Destigmatise Mental Health Through Digitalisation, A Policy Priority — Dr Wong Min Fui, et al.

Digitalising mental health care can resolve unmet needs and provide vulnerable groups with quality health care through sound technology.

Research conducted during the pandemic revealed that mental health issues among Malaysians increased by twofold, compared to the baseline data from National Health and Morbidity Survey 2019.

The outcome of this was a worrying figure of 2,800 suicide cases occurring throughout the pandemic.

Low-income groups that experienced double financial hardship are of particular concern, for their likelihood of developing mental health issues.

The critical mental health issues are a reflection of existing gaps in accessing mental health care.

Poor help-seeking behaviour stems from high mental health stigma, and low mental health literacy hinders an individual from getting the needed treatment.

By realising stigma, a threat to successful prevention and treatment, high-income countries like the United Kingdom have adopted online low-intensity psychosocial therapy as one of the mainstays for mild common mental health issues.

Their research has shown that online therapy reduces stigma and promotes the uptake of treatment.

An online culturally sensitive health tool, ReSHApe (Recognise, Self-help and Help-seeking), developed by a group of researchers from the University of Malaya, has shown a positive uptake from the low-income group and reduced mental health issues through a positive psychology approach.

This health promotion tool was developed and used during the pandemic.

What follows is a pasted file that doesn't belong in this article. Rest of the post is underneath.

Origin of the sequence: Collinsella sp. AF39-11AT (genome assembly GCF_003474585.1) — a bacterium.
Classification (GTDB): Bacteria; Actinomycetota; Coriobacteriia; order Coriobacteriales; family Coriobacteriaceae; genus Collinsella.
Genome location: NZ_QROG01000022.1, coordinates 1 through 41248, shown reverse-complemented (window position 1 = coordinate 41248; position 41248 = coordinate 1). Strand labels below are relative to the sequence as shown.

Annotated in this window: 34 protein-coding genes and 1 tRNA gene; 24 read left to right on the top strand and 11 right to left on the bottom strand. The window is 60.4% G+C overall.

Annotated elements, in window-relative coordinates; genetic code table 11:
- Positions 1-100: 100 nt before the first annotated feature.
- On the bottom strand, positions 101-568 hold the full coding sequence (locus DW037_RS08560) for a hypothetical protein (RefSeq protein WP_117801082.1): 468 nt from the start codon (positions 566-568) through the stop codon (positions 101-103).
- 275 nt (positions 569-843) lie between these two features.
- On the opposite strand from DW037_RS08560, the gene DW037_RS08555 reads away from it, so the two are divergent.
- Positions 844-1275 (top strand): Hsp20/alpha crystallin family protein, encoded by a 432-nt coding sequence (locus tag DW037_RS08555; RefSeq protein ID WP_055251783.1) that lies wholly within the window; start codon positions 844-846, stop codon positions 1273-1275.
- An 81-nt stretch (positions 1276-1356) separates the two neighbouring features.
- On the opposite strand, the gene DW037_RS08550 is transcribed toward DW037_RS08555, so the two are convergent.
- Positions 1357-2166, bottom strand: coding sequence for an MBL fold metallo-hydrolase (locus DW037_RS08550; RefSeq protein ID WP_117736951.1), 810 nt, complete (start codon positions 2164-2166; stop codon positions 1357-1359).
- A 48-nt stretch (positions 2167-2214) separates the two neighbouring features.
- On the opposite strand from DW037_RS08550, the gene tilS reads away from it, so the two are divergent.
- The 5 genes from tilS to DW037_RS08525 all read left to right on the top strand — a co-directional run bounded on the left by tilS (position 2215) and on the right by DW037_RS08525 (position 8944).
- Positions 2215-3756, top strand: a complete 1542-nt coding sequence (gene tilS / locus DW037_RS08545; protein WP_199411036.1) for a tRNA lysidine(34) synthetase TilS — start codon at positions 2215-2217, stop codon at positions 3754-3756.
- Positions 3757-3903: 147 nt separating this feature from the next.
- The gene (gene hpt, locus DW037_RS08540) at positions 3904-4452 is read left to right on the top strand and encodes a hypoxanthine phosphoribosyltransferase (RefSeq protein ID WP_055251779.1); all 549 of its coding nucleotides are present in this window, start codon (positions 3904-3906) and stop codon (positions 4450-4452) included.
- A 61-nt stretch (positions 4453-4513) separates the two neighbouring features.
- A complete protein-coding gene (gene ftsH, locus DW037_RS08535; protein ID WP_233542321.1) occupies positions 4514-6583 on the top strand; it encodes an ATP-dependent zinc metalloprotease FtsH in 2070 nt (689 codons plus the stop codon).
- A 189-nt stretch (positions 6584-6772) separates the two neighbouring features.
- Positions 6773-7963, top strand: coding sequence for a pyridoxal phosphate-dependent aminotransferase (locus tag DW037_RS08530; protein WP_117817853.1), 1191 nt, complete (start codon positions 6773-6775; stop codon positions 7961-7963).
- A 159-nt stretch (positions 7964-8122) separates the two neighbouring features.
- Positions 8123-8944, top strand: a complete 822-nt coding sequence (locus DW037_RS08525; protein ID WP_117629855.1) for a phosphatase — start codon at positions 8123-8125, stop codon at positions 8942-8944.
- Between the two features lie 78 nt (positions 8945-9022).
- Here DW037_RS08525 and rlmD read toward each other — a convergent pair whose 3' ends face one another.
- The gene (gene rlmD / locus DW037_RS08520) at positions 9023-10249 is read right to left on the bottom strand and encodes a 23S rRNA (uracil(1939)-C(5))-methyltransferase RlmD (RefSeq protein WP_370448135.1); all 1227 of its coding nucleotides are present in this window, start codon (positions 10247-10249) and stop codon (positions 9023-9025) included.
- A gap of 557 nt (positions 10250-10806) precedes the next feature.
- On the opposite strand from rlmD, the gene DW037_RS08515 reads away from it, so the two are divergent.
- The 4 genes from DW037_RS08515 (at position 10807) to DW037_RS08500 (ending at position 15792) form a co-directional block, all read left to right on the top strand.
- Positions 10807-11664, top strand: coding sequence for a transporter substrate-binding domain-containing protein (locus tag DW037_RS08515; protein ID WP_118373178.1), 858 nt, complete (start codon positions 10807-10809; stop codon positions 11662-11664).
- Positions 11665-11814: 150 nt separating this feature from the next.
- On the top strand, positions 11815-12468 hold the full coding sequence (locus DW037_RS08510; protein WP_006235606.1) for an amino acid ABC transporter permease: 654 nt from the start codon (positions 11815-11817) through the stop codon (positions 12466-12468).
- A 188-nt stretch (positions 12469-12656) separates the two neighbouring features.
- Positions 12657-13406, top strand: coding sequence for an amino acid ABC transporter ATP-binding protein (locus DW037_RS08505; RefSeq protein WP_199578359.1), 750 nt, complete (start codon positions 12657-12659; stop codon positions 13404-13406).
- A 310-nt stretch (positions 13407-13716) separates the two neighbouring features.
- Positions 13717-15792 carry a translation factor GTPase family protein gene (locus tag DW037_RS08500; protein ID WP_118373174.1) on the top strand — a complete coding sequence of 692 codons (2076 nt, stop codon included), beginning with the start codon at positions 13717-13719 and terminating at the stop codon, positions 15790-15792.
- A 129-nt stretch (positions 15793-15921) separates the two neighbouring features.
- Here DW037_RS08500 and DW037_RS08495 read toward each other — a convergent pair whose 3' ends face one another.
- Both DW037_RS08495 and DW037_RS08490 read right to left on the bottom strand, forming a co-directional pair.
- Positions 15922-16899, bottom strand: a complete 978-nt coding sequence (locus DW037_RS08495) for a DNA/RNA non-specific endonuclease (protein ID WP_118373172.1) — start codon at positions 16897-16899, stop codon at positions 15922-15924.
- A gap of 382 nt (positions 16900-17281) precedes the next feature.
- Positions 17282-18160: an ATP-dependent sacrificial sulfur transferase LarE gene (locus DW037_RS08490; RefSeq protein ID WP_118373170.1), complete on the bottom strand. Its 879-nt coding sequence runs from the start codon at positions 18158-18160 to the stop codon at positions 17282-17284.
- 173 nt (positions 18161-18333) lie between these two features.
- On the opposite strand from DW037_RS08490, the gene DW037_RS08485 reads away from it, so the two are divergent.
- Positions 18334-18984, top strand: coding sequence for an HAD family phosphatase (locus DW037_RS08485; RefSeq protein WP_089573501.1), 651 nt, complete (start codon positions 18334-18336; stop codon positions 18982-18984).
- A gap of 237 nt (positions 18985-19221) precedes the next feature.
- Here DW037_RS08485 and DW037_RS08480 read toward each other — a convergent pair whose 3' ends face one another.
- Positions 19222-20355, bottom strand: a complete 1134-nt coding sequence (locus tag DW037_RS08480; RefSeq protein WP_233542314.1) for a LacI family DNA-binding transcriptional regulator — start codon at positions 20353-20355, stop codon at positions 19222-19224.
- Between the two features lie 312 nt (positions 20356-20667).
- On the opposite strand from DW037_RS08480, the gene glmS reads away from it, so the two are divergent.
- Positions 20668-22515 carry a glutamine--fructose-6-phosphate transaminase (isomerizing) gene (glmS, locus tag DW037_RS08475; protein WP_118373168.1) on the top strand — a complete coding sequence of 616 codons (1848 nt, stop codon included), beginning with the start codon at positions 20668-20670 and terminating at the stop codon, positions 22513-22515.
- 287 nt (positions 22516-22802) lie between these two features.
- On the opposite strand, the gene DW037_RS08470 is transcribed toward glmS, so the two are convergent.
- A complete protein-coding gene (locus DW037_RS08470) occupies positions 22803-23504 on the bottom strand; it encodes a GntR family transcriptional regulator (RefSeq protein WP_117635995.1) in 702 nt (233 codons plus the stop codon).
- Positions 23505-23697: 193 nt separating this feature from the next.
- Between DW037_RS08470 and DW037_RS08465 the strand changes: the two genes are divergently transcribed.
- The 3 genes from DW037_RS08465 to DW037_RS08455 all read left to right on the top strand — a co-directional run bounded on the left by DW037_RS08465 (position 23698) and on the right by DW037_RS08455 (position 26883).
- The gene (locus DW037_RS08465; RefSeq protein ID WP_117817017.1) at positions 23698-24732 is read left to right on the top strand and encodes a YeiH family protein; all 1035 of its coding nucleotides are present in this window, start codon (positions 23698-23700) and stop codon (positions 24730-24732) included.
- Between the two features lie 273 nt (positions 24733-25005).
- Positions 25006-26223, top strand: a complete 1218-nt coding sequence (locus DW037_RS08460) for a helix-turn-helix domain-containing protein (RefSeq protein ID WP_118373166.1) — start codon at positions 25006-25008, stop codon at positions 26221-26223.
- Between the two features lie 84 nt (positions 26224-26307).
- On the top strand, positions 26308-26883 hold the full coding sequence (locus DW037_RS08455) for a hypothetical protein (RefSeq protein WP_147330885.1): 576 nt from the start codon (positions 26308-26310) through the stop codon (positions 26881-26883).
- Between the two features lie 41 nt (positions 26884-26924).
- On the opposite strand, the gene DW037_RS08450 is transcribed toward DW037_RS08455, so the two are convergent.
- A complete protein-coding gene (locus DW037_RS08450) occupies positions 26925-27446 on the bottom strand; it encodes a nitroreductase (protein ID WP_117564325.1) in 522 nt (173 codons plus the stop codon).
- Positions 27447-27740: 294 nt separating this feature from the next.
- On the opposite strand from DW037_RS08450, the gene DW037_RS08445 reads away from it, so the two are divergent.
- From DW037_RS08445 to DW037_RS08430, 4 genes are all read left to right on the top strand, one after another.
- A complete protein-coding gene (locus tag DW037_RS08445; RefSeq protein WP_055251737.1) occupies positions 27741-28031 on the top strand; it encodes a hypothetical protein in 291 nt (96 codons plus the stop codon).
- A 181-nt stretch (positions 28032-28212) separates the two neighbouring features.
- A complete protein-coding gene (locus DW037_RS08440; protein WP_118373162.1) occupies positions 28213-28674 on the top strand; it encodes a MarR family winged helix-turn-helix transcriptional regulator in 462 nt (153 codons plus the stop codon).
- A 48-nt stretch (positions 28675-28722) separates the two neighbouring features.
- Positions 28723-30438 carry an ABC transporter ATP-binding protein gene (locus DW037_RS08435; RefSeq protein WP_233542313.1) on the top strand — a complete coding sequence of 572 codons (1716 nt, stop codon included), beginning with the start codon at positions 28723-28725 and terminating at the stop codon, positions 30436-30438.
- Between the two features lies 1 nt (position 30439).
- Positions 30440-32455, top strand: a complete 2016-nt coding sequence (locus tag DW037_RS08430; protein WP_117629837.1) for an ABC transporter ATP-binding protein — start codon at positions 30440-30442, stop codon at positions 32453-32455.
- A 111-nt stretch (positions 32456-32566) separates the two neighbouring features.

Digital mental health has an advantage of reaching out to underserved audiences with low budgets, less stigma, and with minimal professional assistance.

The drawback is high dropout rates, but this is offset by the massive outreach. Hence, here are a few policy recommendations for mental health digitalisation:

1. Anti-stigma mental health promotion intervention for vulnerable communities should be the policy priority and explicit in the national mental health policy and strategic plan.

2. Task-shifting leverage on non-professional workers to implement less structured mental health intervention that promotes positive psychology in the community setting. Such an approach is culturally appropriate, less stigmatised, and less labour-intensive, and can strengthen Malaysia’s limited mental health care workforce.

3. Improving network coverage on the internet will benefit rural areas in East Malaysia and low-cost housing areas with more subsidised charges. By reducing network inequity among the poor, access to quality online mental health care is enabled.

4. Invest in online research in a real-world setting to understand poor help-seeking behaviours. Research done by social scientists has shown that the human belief system can defy evidence-based intervention and opt for less scientific options. Human behaviour may elucidate vaccination hesitancy in the community, despite adequate health education.

Digitalising mental health care can resolve unmet needs and provide vulnerable groups with quality health care through sound technology. It is hoped that optimising digitalisation will close the global mental health inequality gap. 


Griffiths, K. M., Christensen, H., Jorm, A. F., Evans, K., & Groves, C. (2004). Effect of web-based depression literacy and cognitive–behavioural therapy interventions on stigmatizing attitudes to depression: Randomised controlled trial. British Journal of Psychiatry, 185(4), 342-349. doi:10.1192/bjp.185.4.342

NICE. (2009a). Depression in adults with a chronic physical health problem: recognition and management. Retrieved from

NICE. (2009b). Treatments for mild to moderate depression. Retrieved from

NICE. (2021). Improving Access to Psychological Therapies (IAPT). Retrieved from

Sweeney, G. M., Donovan, C. L., March, S., & Forbes, Y. (2019). Logging into therapy: Adolescent perceptions of online therapies for mental health problems. Internet Interventions, 15, 93-99. doi:

Dr Wong Min Fui, Dr Mas Ayu Said and Dr Hazreen Abdul Majid are from the Department of Social and Preventive Medicine, Faculty of Medicine, University of Malaya, and Dr Rozmi Ismail is Deputy Dean of the Faculty of Social Sciences and Humanities, Universiti Kebangsaan Malaysia Bangi.

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